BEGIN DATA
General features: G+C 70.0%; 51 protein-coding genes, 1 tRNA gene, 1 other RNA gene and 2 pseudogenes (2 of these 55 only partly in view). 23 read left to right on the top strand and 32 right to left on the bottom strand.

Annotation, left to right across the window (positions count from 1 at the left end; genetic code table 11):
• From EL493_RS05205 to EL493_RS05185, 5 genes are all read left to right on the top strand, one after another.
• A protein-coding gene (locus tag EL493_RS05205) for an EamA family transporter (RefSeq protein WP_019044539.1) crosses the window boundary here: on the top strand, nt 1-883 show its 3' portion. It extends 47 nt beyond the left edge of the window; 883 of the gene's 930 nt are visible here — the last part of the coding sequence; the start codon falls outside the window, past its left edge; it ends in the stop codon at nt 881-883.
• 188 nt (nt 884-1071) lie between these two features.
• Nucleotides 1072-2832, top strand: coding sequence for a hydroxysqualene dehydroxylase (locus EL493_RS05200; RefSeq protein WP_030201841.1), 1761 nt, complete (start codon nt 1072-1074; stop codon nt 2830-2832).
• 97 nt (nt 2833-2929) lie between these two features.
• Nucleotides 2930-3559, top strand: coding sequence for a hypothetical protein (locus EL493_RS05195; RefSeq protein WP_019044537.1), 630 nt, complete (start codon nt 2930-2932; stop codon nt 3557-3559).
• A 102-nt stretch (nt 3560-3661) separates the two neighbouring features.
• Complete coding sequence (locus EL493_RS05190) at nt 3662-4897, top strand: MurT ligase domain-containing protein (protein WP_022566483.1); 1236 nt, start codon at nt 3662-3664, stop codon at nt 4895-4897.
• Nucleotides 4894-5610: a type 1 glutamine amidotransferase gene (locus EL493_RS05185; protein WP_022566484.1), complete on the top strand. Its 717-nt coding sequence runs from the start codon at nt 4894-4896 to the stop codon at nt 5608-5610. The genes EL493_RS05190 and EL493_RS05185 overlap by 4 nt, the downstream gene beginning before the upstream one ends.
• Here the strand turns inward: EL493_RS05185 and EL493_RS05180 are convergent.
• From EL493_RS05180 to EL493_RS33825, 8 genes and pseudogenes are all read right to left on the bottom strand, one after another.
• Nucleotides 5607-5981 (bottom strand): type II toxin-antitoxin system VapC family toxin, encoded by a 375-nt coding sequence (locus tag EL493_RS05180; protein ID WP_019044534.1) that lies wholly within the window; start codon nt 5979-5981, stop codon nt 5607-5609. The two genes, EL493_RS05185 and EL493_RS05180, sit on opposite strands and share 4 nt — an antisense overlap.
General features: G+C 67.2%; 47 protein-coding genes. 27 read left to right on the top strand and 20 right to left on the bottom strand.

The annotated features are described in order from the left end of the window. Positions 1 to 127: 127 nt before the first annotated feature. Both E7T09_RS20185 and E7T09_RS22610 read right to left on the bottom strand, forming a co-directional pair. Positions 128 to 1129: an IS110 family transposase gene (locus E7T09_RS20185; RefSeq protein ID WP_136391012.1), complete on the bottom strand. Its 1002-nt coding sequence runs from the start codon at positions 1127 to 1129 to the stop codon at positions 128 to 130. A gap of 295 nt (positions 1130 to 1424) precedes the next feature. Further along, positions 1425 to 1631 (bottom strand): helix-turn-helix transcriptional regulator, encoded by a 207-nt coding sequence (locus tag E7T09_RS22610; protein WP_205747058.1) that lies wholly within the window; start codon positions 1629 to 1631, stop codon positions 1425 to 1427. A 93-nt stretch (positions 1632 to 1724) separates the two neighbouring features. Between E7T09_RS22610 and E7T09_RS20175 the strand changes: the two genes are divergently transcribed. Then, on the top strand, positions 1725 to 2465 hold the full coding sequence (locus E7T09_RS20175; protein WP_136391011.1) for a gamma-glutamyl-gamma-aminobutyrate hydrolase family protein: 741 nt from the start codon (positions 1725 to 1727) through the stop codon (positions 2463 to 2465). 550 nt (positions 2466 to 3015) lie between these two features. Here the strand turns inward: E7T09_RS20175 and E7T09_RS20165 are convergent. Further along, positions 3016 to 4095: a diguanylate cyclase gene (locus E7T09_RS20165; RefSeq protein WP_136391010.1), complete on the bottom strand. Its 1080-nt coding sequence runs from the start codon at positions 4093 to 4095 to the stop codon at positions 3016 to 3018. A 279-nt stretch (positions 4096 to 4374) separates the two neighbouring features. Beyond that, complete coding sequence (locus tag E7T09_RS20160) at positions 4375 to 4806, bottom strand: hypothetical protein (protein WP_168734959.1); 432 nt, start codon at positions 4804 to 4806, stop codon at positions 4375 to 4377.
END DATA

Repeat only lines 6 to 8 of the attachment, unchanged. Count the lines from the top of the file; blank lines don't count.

• Nucleotides 1072-2832, top strand: coding sequence for a hydroxysqualene dehydroxylase (locus EL493_RS05200; RefSeq protein WP_030201841.1), 1761 nt, complete (start codon nt 1072-1074; stop codon nt 2830-2832).
• 97 nt (nt 2833-2929) lie between these two features.
• Nucleotides 2930-3559, top strand: coding sequence for a hypothetical protein (locus EL493_RS05195; RefSeq protein WP_019044537.1), 630 nt, complete (start codon nt 2930-2932; stop codon nt 3557-3559).